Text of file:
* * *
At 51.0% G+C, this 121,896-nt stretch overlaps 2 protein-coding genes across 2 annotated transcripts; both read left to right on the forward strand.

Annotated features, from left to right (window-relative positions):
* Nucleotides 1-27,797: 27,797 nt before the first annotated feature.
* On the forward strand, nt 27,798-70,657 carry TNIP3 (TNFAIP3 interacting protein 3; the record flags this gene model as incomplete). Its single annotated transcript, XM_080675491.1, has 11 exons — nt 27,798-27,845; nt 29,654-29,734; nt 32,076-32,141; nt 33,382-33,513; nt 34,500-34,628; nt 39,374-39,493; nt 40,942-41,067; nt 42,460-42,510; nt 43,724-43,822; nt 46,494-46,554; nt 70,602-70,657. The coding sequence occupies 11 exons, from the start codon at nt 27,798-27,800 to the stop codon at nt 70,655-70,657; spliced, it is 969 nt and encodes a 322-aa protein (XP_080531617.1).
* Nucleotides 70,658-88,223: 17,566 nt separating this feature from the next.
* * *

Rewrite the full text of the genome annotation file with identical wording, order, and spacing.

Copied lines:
At 51.0% G+C, this 121,896-nt stretch overlaps 2 protein-coding genes across 2 annotated transcripts; both read left to right on the forward strand.

Annotated features, from left to right (window-relative positions):
* Nucleotides 1-27,797: 27,797 nt before the first annotated feature.
* On the forward strand, nt 27,798-70,657 carry TNIP3 (TNFAIP3 interacting protein 3; the record flags this gene model as incomplete). Its single annotated transcript, XM_080675491.1, has 11 exons — nt 27,798-27,845; nt 29,654-29,734; nt 32,076-32,141; nt 33,382-33,513; nt 34,500-34,628; nt 39,374-39,493; nt 40,942-41,067; nt 42,460-42,510; nt 43,724-43,822; nt 46,494-46,554; nt 70,602-70,657. The coding sequence occupies 11 exons, from the start codon at nt 27,798-27,800 to the stop codon at nt 70,655-70,657; spliced, it is 969 nt and encodes a 322-aa protein (XP_080531617.1).
* Nucleotides 70,658-88,223: 17,566 nt separating this feature from the next.